Stuart Scott on Finding Your Distinctive Style

Stuart ScottThis past weekend, we lost a seminal figure in the sports world. Stuart Scott, longtime anchor at ESPN, died after a hard fought battle with cancer. As an avid watcher of SportsCenter, Stuart made sports news fun. His catchphrases and overall demeanor brought unmatched energy to the anchor desk. Paired with his astute insights and depth of knowledge, Stuart had a style all his own.

Want to be more like Stuart? Trying incorporating a few of these traits into your everyday persona.

Energy

Stuart emoted excitement. Unlike most anchors before him, he reacted when a homerun was hit or a touchdown was scored. Stuart shouted and cheered as exhilarating feats of athleticism were exhibited in the game. This is effective when narrating highlights, but it can also help you in the boardroom.

Too often, leaders try to appear as passive observers who are “above the fray.” This is necessary at times but overuse makes us appear out of touch and/or unconcerned. Don’t pretend you are unaffected. Get excited. Get loud.

Originality

When something great happens, have you said, “Boo-yah”? Thank Stuart. He created new sayings that became popular in mainstream culture. Stuart blended words and phrases that had never been used to describe sports from his complimentary “as cool as the other side of the pillow” to his trash talking “He must be the bus driver cuz he was takin’ him to school” to serenading with “Michael, Michael, Michael, can’t you see. Sometimes your threes just hypnotize me.”

Twenty years ago, Stu helped usher in a new way to talk about our favorite teams and the day’s best plays…Over the years, he entertained us, and in the end, he inspired us — with courage and love. – President Barak Obama

When you express yourself, add some style, some pizzazz. Combine new ideas to create something original. Make sure your name is associated with innovative ideas, not maintaining the status quo.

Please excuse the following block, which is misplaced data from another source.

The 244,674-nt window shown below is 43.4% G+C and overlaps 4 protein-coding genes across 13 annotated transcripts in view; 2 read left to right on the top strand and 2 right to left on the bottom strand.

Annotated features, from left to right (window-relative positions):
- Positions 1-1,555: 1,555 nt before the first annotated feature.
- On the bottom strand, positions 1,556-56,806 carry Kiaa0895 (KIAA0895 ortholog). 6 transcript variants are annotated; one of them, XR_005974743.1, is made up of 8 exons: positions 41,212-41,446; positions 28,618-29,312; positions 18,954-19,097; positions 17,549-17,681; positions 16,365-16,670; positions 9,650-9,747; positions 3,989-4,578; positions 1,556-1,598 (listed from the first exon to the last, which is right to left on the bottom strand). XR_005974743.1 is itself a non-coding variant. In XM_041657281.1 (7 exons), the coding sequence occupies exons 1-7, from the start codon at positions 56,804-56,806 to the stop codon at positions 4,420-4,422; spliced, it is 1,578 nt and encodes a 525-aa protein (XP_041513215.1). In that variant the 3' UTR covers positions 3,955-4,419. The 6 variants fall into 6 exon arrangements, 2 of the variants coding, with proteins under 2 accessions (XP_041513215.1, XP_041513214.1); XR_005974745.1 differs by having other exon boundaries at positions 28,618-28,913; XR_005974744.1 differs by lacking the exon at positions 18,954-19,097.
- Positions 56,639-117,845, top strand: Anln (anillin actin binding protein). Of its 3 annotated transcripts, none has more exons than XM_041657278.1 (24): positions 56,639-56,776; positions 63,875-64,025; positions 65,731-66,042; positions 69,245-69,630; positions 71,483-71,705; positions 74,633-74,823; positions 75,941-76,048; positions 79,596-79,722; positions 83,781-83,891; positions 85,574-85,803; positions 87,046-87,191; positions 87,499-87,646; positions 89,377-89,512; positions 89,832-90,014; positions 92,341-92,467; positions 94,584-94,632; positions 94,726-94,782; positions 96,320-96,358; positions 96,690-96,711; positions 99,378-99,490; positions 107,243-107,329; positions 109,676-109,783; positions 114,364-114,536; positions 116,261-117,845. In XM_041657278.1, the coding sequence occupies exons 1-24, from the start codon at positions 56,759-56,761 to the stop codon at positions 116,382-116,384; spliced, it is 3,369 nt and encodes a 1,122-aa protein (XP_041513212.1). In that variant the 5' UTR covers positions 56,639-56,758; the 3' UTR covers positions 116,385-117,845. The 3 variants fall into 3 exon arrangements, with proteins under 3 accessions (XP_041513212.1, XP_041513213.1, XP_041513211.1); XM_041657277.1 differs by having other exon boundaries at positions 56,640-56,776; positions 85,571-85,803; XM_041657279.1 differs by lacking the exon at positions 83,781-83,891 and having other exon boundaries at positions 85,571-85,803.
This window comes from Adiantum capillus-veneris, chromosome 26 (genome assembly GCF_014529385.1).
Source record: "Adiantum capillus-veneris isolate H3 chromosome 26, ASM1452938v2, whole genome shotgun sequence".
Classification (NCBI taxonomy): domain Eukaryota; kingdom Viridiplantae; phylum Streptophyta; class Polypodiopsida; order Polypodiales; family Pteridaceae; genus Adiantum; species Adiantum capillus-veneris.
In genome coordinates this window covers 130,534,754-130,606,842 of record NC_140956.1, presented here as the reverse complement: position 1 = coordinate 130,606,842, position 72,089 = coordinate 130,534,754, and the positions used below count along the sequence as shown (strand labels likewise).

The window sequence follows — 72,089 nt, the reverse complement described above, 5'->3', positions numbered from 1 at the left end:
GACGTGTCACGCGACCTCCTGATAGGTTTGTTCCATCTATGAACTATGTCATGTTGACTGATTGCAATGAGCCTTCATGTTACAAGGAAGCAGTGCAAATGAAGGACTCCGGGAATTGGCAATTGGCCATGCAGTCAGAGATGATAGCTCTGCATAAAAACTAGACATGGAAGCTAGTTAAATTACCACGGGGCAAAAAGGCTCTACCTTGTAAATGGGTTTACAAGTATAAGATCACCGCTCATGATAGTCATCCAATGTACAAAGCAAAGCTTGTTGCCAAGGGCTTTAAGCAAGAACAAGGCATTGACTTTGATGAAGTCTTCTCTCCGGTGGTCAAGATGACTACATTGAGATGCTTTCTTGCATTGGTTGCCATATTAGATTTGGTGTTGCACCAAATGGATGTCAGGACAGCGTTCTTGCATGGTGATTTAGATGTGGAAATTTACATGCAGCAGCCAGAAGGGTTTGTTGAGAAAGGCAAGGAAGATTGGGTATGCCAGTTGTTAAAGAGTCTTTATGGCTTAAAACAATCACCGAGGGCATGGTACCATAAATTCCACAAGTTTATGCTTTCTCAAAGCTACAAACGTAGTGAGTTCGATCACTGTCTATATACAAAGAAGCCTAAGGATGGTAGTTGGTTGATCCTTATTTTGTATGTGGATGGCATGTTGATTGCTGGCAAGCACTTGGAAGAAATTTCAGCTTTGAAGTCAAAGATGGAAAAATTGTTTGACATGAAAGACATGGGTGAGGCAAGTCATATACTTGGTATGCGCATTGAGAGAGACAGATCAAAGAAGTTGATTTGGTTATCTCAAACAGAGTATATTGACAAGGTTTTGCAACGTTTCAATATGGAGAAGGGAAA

Authenticity

When you watched Stuart, you had the feeling he was just being himself. It was as if he was sitting on the couch next to you commenting on the game. One way Stuart did this was by speaking in a way genuine to him.

Every sentence doesn’t need to have perfect noun/verb agreement. I’ve said ‘ain’t’ on the air. Because I sometimes use ‘ain’t’ when I’m talking. ‘Cincinnati Bengals thought that they were going to go 12 and 4 this year—man, they ain’t going 12 and 4!’ – Stuart Scott

Don’t be afraid to show who you really are. It will not be as polished but you will appear more approachable, sincere, and honest. As Stuart said, “I’ll write that because I’m going to write like I talk.”

Effort

You can have all the catchy phrases in the world but it doesn’t matter if you lack substance. “I never found [Stuart] without a statistic to back up what he was saying,” said ESPN legend Dan Patrick. “He wanted you to know that he knew what he was talking about, and he never failed.” Even when he was feeling his worst, Stuart gave work his all.

He’d be tired, but once he sat down in the chair…he would just start to click in and get that zero focus…It was just Stuart Scott doin’ SportsCenter, havin’ fun. – John Buccigross, co-anchor

Inspiration

At the ESPYS, Stuart gave a rousing speech that became a rallying cry for millions of cancer patients and their families.

When you die, it does not mean that you lose to cancer. You beat cancer by how you live, why you live, and in the manner in which you live. – Stuart Scott

However, more than a simple (yet eloquent) speech, Stuart lived a life that inspired people every day. He was true to himself and his beliefs. He was a dedicated father, a selfless friend, a proud advocate for numerous causes, and a genuinely good person. He was someone we should all aim to emulate. Boo yah!